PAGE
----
When I marched out on my own to pursue full-time blogging, one of the side gigs I maintained was freelance website design installing WordPress sites.
This little side hustle enabled me to make anywhere from $100 to $500 extra each month with minimum marketing effort.
So today I’m sharing my thoughts on this type of business in case any of you would like to pursue it. I’ll try to answer a few questions that I anticipate you might have. But feel free to chime in with your questions (and tips) in the comments below.
What Do You Need to Get Started?
Obviously you’ll need to have (or be willing to gain) a good knowledge of how websites are built. Specifically, WordPress-based sites. This means, at a minimum, you’ll need to understand:
- how to register domains and point them at host servers
- how to sign up for hosting services
- how to install both WordPress (.org) and a theme or theme framework (like Thesis) on your server
- and how to perform basic theme customization.
Most of this knowledge I learned myself by simply creating my own websites (e.g. this blog). These days, the above list of minimum skills is a lot easier to achieve than it might appear.
Isn’t WordPress blogging software? Actually, it’s an open-sourced content management system that is primarily used by bloggers. So, yes, it is blogging software, but it can also be quickly customized to have the look and feel of a static website. Simply navigate to “settings/reading” in the WordPress admin panel and set a static page as the home page.
Finding Clients for Your Web Design Business
The more difficult piece of this business, in my opinion, is finding the right clients. One of the key ingredients to being successful initially in this business is knowledge of the industry and of your competition. This will help you to target the right clients and manage expectations and fees.
Here’s what I mean. In the world of web design, there is a full range of types of services offered. On one end you have the high-end designers who charge multiple thousands of dollars initially to install a completely custom design and then may or may not charge monthly fees for site maintenance. You are not (at least initially) going to be in competition with these designers.
On the other end, you have the services catering to the do-it-yourself small business owner. These are the free platforms like Blogger and WordPress.com as well as the monthly fee only services like 1and1.com. You can’t possibly compete with these free platforms.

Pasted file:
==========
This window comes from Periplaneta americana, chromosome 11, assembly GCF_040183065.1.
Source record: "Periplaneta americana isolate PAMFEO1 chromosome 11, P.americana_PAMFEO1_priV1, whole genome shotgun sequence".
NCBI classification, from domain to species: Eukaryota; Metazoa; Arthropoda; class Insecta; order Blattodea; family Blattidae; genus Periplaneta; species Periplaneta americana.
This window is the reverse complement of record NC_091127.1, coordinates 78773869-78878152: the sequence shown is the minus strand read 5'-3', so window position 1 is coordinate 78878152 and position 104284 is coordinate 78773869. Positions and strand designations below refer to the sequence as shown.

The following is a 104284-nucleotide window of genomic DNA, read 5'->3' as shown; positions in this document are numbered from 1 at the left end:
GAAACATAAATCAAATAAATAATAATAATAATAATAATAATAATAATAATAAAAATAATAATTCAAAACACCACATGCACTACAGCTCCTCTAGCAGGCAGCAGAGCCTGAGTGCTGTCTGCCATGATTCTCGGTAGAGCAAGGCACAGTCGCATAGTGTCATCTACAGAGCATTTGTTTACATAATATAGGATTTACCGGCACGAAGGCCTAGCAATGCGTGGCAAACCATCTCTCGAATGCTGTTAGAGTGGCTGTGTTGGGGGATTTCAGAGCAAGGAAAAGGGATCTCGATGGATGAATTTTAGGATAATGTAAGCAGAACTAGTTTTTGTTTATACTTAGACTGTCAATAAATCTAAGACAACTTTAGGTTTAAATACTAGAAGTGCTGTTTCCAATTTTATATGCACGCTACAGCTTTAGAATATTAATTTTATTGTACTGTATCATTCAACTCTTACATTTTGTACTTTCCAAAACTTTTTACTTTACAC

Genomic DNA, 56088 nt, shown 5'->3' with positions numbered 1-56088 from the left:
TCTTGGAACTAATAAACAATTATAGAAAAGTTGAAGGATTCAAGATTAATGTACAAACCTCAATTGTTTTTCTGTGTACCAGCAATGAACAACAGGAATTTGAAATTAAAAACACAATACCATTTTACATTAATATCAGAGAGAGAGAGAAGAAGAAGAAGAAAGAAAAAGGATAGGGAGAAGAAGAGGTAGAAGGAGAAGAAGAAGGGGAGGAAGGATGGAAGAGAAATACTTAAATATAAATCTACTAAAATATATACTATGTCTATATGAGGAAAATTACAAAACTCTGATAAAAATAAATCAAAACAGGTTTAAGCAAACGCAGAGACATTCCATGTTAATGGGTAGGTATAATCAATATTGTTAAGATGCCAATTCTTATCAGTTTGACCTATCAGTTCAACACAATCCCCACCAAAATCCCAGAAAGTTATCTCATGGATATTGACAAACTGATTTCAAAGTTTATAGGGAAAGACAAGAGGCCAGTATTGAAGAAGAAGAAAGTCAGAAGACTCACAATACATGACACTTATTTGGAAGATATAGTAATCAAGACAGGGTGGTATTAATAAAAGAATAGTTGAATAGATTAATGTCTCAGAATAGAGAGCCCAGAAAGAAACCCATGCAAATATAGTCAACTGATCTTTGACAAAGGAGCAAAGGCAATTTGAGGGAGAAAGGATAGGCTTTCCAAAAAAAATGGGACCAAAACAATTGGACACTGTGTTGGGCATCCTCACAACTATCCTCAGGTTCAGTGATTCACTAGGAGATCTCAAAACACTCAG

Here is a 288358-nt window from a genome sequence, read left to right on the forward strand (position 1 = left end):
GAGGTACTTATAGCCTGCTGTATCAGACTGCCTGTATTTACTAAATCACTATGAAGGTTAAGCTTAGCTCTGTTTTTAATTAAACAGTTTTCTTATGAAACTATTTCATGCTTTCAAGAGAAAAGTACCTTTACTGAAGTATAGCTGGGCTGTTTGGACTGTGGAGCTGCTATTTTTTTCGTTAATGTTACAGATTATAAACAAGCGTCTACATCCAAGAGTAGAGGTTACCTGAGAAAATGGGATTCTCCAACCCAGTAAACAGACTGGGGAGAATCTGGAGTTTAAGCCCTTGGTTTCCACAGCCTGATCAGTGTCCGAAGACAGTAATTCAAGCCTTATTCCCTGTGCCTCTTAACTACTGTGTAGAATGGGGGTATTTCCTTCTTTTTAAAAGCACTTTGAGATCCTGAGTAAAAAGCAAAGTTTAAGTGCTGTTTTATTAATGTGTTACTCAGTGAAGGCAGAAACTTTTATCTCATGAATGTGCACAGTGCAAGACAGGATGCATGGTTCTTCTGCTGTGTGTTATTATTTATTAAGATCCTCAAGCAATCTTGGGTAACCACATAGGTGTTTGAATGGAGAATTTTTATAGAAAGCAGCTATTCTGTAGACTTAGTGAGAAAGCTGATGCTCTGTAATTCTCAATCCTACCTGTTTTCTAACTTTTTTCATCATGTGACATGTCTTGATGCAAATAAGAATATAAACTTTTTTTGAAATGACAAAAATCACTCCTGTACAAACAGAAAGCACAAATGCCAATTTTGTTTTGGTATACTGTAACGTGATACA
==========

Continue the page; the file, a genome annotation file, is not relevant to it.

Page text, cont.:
What you want is a client who needs something in the middle of this spectrum. They want to control the look and feel of their website, possibly even making some changes themselves. They understand the importance of having their own place on the Internet (not just a business that is piggy-backing off of a free platform).
They also don’t want to pay for monthly fees, beyond the cost of simple hosting ($8/mo). They simply need someone to help them get setup and potentially update the site (outside of the blogging functionality) once a year. For this, they are willing to spend anywhere from $100 to $500, depending on the amount of customization involved.
This is the service I provided my clients. Some call it web design. Some call it a WordPress install service. I like to think my sites were a bit more than just an install though. Here’s one of the sites I did a few years ago:
I then installed WordPress, a free iThemes theme, and a basic suite of plugins. Then, I had a custom logo created. Finally, I performed some basic on-page SEO work, I customized the theme and uploaded several pictures. I normally charged around $500 for this much work (approx. 20 hours).
Bonus Services You Can Offer
On top of a basic install, you can offer your clients services like content creation, logo design (I would typically outsource this), social media account setup, Google local listing, basic on-page SEO, etc. All of these take time, so make sure you charge for these separately or build them into your basic install package price.
How to Get the Clients
It’s not always going to be easy, but there are many ways to find clients. Post on craigslist. Create a website and market it using Facebook and Twitter. Call your self-employed friends and see if they need a new or updated website. Offer your services at 99designs.com, Upwork.com, or similar service. Remember to think about your target client. Where do these people work? How can they be reached? Use that to drive your marketing efforts.
Much to Like About this Business
I think there’s a lot of upside in this type of business. First, you can set your own hours. People paying someone else will expect a web design project to take a few days, so you can work on it at night or on the weekend in your spare time. Once you have the basic process down, most installs will only take a few hours. At that rate, it’s easy to see how you could take on three or four installs in a month.
Secondly, you are developing the basic skills of the Internet. This will serve you for years to come, as the Internet continues to capture more of our daily activity.
Thirdly, the costs to enter this line of business are extremely low. All you need is a basic Internet connection and computer. Technically, you don’t even need that. You could borrow both from your local library if you needed. You get my point. There are no costs. Domain, hosting, and theme fees can all be passed on to the client. WordPress = totally free!
Finally, I like this style of business because it’s the true side hustle. Meaning you do you work, the client pays, and you go about your business. No headaches. Sure there may be a few clients who need follow-up help, but you can either do that work at an hourly rate or pass them off to another freelancer, who wants to deal with clients.
If you’re a freelance web designer, I welcome your tips and advice in the comments below. Interested in starting this type of business and have a question? Ask away.